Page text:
Three digits, so little time.
Numbers can take on profound cultural significance, but few numbers have quite the resonance as 911, the emergency number for the United States. Few want to dial it, but when they must, it works — every single time. One industry trade association estimates that 240 million 911 phone calls are made every year, ranging from the quotidian loud dog to the unrenowned terrorist attack.
While it may be a singular number, 911 calls are directed to roughly 5,700 public safety answering points (PSAPs) wideness the country, all with self-sustaining operations, variegated equipment, disparate software, multifarious organizational structures, and vast inequalities of staffing and resources.
“Every 911 part-way is very variegated and they are as diverse and unique as the communities that they serve,” Karin Marquez, who we will meet later, put it. You have massive urban centers with dozens of staffers and the weightier equipment, and “you have agencies in rural America that have one person working 24/7 and they’re there to wordplay three calls a day.”
These organizations squatter a tough challenge: Transitioning their systems to incorporate information from billions of new consumer devices into the heart of 911 response. Location from mobile GPS, medical information from health profiles, video footage from cameras — all of this could be useful when police, firefighters and paramedics victorious on a scene. But how do you connect hundreds of tech companies to a myriad of 911 technology providers?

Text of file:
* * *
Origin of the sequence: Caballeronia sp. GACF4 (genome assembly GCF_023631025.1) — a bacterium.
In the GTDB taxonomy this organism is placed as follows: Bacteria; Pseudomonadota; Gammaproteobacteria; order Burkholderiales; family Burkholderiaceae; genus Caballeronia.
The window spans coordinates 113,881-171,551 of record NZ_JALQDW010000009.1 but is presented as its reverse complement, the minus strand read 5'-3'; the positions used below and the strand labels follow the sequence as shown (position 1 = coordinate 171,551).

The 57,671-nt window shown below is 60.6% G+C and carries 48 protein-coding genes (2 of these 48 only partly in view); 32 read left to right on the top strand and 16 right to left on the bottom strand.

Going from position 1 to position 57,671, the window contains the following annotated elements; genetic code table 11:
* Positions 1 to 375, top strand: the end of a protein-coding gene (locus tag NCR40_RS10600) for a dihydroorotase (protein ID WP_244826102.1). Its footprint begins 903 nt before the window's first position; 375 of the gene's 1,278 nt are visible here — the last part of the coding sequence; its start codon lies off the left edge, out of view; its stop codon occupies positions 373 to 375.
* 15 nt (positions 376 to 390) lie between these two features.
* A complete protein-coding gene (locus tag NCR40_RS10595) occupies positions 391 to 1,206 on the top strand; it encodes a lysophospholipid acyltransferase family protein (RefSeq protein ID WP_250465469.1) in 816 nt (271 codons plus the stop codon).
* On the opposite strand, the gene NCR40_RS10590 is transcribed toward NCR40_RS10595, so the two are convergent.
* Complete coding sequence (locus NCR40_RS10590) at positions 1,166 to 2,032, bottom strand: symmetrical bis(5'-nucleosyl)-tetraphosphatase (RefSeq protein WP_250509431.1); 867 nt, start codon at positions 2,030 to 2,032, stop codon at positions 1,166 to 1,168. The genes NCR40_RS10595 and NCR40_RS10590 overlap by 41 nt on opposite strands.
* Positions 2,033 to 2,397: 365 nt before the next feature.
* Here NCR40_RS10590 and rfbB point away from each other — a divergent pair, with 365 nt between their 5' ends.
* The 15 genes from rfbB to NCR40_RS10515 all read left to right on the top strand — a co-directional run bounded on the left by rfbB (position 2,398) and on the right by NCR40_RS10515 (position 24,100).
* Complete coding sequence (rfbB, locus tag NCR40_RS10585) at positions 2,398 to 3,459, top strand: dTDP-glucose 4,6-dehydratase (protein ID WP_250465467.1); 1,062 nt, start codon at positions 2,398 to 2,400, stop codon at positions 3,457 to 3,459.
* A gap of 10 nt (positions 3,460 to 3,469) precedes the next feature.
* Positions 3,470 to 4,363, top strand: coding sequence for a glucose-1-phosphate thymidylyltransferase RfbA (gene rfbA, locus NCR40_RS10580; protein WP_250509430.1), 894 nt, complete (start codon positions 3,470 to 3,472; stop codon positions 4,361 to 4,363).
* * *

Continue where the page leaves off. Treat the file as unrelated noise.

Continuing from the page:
Over the last eight years, RapidSOS has wilt the go-to solution for addressing this problem. With increasingly than $190 million raised, including an $85 million round this past February, RapidSOS now covers nearly 5,000 PSAPs and processes increasingly than 150 million emergencies every year, and it’s technology is scrutinizingly certainly integrated into the smartphone you’re delivering and many of the devices you have lying virtually (the visitor counts well-nigh 350 million unfluctuating devices with its software).
Yet, like many emergencies, the company’s story is one of reverses, misdirections and urgency as its founders worked to find a model to jump-start 911 response. RapidSOS may well be the only startup to pivot from a consumer app to a govtech/enterprise hybrid, and it has the most wide-stretching directory of partnerships and integration relationships of any startup I have overly seen. Now, as it expands to Mexico, the United Kingdom and elsewhere, this startup with its roots in a rural sublet in Indiana, is redefining emergency response globally for the 21st Century.
The lead writer of this EC-1 is Danny Crichton. In wing to stuff the EC-1 series editor, managing editor at TechCrunch, and regularly talking well-nigh himself in the third person, Danny has been writing well-nigh disaster tech and first covered RapidSOS when in 2015 prior to its public launch. The lead editor for this story was Ram Iyer, the reprinting editor was Richard Dal Porto, and illustrations were drawn by Nigel Sussman.
RapidSOS had no say in the content of this wringer and did not get whop wangle to it. Crichton has no financial ties to RapidSOS, and his values disclosure statement is misogynist here.
The RapidSOS EC-1 comprises four wares numbering 12,400 words and a reading time of 50 minutes. Here are the topics we’ll be dialing into:
We’re unchangingly iterating on the EC-1 format. If you have questions, comments or ideas, please send an email to TechCrunch Managing Editor Danny Crichton at email@example.com.